Microscopic bio-corrosion evaluations of magnesium surfaces in static and dynamic conditions
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BONTRAGER, J., MAHAPATRO, A. and GOMES, A.S. (2014), Microscopic bio-corrosion evaluations of magnesium surfaces in static and dynamic conditions. Journal of Microscopy, vol. 255:no. 2:pp 104–115. doi: 10.1111/jmi.12142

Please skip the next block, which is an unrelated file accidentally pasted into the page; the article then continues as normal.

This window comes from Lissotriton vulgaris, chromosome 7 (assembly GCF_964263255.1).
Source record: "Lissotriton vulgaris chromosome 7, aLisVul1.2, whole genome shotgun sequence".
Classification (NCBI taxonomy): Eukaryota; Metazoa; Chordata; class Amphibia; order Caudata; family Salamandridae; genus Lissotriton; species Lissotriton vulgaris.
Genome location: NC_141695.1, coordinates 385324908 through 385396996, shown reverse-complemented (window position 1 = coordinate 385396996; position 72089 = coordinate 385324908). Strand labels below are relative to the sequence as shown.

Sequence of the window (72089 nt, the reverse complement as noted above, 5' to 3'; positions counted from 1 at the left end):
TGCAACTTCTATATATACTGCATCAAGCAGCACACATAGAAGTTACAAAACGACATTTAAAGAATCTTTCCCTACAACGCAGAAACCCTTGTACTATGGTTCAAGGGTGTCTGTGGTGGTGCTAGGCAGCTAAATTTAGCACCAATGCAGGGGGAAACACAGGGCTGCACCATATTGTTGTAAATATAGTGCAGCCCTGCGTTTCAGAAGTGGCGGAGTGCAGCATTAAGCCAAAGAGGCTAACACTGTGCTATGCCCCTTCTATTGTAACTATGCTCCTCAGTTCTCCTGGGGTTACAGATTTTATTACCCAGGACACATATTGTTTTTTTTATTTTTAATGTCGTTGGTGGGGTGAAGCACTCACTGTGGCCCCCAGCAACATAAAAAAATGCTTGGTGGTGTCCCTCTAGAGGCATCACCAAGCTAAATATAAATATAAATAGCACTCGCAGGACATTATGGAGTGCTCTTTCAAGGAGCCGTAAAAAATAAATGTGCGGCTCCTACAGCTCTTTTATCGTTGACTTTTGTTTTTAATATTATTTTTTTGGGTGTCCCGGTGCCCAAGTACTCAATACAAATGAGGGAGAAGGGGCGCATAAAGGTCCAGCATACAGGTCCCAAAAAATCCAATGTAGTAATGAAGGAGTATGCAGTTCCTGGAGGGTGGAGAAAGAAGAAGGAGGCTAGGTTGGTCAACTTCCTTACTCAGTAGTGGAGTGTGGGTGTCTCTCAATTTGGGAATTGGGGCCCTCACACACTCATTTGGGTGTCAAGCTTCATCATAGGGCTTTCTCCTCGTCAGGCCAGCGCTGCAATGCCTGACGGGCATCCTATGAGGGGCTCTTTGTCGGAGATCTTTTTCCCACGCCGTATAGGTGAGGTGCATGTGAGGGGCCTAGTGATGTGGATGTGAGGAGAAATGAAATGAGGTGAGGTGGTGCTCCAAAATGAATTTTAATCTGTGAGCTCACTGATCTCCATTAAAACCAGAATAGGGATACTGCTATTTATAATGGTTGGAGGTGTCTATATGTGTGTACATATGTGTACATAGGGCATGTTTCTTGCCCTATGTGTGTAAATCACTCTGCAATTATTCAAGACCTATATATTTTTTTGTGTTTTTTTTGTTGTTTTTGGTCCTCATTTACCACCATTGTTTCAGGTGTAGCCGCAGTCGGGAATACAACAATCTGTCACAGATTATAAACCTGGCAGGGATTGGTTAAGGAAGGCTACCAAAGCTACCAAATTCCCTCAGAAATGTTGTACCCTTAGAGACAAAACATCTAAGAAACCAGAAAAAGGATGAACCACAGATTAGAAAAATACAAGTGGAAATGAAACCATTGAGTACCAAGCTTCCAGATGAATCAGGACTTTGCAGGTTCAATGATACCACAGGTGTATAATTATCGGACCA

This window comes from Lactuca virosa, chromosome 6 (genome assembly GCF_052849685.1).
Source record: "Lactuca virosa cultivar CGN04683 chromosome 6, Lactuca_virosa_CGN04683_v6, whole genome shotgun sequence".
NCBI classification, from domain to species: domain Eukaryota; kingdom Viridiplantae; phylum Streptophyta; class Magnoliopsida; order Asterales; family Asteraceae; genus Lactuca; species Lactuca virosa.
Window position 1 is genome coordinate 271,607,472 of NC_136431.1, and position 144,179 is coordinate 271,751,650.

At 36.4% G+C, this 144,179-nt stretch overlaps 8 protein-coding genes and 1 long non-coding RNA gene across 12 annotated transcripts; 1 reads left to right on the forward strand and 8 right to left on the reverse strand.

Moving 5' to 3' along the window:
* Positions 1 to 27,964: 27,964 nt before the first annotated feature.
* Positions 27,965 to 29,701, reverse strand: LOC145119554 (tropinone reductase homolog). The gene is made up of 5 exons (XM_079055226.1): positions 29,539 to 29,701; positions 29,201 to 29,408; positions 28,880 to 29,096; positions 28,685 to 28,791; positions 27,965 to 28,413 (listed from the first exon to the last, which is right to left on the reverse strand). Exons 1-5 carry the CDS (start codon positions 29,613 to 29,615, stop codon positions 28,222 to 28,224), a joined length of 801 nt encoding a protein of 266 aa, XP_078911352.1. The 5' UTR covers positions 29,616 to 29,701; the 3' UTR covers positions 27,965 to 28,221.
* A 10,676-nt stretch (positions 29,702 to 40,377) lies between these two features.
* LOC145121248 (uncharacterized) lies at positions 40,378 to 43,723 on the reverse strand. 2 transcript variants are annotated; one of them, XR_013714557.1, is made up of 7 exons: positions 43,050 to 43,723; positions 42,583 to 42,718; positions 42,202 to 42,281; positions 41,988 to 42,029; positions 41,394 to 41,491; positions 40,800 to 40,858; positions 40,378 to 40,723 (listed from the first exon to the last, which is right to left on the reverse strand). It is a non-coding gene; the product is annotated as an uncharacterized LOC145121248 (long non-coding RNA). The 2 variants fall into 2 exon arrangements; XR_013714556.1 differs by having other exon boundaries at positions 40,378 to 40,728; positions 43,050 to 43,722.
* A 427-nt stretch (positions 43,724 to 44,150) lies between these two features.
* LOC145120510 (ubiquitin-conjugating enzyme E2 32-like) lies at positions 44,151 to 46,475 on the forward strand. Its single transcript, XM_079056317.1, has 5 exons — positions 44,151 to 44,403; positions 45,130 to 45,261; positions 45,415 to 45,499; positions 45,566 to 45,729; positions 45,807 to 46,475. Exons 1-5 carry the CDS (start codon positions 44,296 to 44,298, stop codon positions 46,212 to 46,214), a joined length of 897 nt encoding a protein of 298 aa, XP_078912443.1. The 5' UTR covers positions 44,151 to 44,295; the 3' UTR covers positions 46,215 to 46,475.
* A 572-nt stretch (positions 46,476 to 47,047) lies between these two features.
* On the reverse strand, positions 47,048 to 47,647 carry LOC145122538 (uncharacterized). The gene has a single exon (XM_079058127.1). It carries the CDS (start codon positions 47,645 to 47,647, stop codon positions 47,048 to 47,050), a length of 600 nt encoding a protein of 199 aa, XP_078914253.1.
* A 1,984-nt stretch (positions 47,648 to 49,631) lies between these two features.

Biodegradable materials including biodegradable metals are continuously being investigated for the development of next generation cardiovascular stents. Predictive in vitro tests are needed that could evaluate potential materials while simulating in vivo conditions. In this manuscript we report the microscopic bio-corrosion evaluations of magnesium surfaces in static and dynamic conditions. A corrosion test bench was designed and fabricated and static and dynamic corrosion tests were carried out with samples of magnesium alloy. The fluid wall shear stress equation and the Churchill's friction factor equation were used to calculate the fluid velocity required to generate the desired shear stress on samples in the test bench. Static and dynamic corrosion tests at 24 and 72 h were carried out at 0.88 Pa shear stress mimicking the in vivo shear stress. Microscopic evaluations of the corroded surfaces were carried out by optical, scanning electron microscopy and energy dispersive X-ray spectroscopy to evaluate the corrosion behaviour and surface properties of the test samples. The surface and interface analysis of magnesium samples post test indicated that dynamic conditions prevented the build-up of corrosion by-products on the sample surface and the corrosion mechanism was uniform as compared to static conditions. The use of a masking element to restrict the exposed area of the sample didn't result in increased corrosion at the boundary. Thus, we have demonstrated the feasibility of the designed test bench as a viable method for bio-corrosion surface analysis under dynamic corrosion conditions for potential biodegradable cardiovascular stent materials.
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